The opera updates Cosí fan tutte and, I believe, betters it. In the classic farce time and place of 1900 Paris, Alexandre decides to test his wife's (Armande) fidelity by shaving his beard and posing as his cousin from San Francisco. Armande is indeed virtuous. Beautiful, she has fended off would-be lovers for years, but she falls in love with the American "cousin." She even recognizes her husband. But Alexandre has become both her husband and not her husband. In a sequence half-real and half-dream, she takes cousin to bed. The next morning, her husband, in a full false beard, turns up again, as proper as ever (he'll remove the beard when he wants to play again), but Armande decides that she's unfaithful and deceitful after all. She has merely taken her husband for her lover, betrayed her husband with himself. What's more, she likes it. And if with him, why not with others? The moral of Wurmser's story, unlike that of da Ponte, is "Don't knowingly lead your wife into temptation, for the devil never sleeps, and there are never two without three."
The characters – including a foppish lover, Oscar, and a maid, Philomène – and the situation come straight from Feydeau. In her very first aria, Philomène laments her lot in life: "I clean house in a comic opera." The Portrait offers bourgeois commentary on the developments of the plot. Apparently, the painter has caught an essential element of Alexandre's personality. Armande and Oscar could just as easily be Rosalinde and Alfredo from Fledermaus. The situation makes them trivial. Alexandre's a fool to test rather than to trust his wife. Armande realizes her husband is more than a bit of a jerk.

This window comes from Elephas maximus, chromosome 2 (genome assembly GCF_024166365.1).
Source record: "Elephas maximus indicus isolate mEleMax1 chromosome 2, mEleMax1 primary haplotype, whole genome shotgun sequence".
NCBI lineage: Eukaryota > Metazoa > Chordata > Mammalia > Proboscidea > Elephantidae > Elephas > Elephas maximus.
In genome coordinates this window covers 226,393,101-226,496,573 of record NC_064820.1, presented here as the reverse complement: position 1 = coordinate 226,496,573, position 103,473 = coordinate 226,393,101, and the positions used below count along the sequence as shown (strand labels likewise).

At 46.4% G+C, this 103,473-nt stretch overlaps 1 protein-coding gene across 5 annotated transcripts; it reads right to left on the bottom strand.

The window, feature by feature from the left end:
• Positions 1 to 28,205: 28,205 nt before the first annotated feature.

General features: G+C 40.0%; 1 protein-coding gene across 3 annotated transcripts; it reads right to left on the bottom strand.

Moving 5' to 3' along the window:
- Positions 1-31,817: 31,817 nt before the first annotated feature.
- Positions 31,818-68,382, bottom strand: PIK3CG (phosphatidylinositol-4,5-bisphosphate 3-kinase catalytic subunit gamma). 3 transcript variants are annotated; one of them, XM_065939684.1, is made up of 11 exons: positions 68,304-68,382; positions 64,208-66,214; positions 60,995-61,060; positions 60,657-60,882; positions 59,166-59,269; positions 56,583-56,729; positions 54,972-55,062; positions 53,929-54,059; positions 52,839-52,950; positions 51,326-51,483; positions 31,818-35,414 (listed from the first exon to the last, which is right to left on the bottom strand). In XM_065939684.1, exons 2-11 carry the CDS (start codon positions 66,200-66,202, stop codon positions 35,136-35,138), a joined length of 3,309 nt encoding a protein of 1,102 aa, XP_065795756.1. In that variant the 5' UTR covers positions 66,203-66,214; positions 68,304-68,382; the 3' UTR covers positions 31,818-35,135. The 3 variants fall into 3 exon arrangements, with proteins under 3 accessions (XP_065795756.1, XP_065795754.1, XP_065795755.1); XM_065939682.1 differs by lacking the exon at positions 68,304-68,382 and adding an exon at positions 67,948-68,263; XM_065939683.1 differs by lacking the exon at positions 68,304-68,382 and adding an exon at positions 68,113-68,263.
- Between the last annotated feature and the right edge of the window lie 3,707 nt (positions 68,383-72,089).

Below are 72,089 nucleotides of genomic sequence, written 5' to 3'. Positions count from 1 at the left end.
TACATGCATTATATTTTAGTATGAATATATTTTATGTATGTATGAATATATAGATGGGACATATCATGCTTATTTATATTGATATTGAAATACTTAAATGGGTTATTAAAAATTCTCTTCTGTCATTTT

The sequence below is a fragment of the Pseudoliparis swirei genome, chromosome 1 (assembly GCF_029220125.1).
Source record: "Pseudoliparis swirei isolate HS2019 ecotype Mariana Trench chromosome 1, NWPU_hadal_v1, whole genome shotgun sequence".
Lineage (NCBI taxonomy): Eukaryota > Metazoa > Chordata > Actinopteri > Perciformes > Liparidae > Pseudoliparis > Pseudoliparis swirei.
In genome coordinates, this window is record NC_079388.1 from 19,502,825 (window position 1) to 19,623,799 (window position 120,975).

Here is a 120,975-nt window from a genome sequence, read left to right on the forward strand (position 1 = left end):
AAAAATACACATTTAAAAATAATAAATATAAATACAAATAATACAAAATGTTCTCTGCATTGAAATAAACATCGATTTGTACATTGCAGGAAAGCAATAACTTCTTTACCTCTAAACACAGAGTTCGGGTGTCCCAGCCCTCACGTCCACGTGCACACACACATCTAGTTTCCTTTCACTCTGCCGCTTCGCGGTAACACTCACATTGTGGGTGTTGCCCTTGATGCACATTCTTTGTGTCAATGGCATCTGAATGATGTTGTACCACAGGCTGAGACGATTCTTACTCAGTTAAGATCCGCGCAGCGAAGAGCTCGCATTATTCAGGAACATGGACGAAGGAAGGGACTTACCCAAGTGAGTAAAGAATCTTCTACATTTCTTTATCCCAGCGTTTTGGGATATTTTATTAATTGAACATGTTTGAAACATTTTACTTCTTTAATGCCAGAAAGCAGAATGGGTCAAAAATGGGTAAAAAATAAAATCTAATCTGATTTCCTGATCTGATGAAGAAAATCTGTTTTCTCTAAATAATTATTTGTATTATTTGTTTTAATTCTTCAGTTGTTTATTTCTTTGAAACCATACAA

The music for Alexandre, still recognizably Martinů, is warmer than in Comedy on the Bridge, closer really to Martinů's full-length Julietta, written to some extent, at least, at the same time. It loses the clarity of Comedy on the Bridge but gains in complexity of situation and character. The moral of Comedy on the Bridge is that we're all weak and should forgive each other. Alexandre, however, tells us that we're all weak and therefore shouldn't tempt each other. The balance between reality and dream in the night sequence is never upset, and you're not quite sure exactly what is real. As Wurmser points out, "What you dream of, what you are like, your hates, your desires and your loves, are visibly displayed at night." Our dreams, in other words, are our hearts speaking our inner truth.
Jílek and his Czech performers perform delightfully. The singers act as well as they need to, but Martinů and his librettists spare them the difficulty of creating believable characters. This is vaudeville froth, almost pure and almost simple. The recorded sound is fine. A very good time.
Copyright © 2003, Steve Schwartz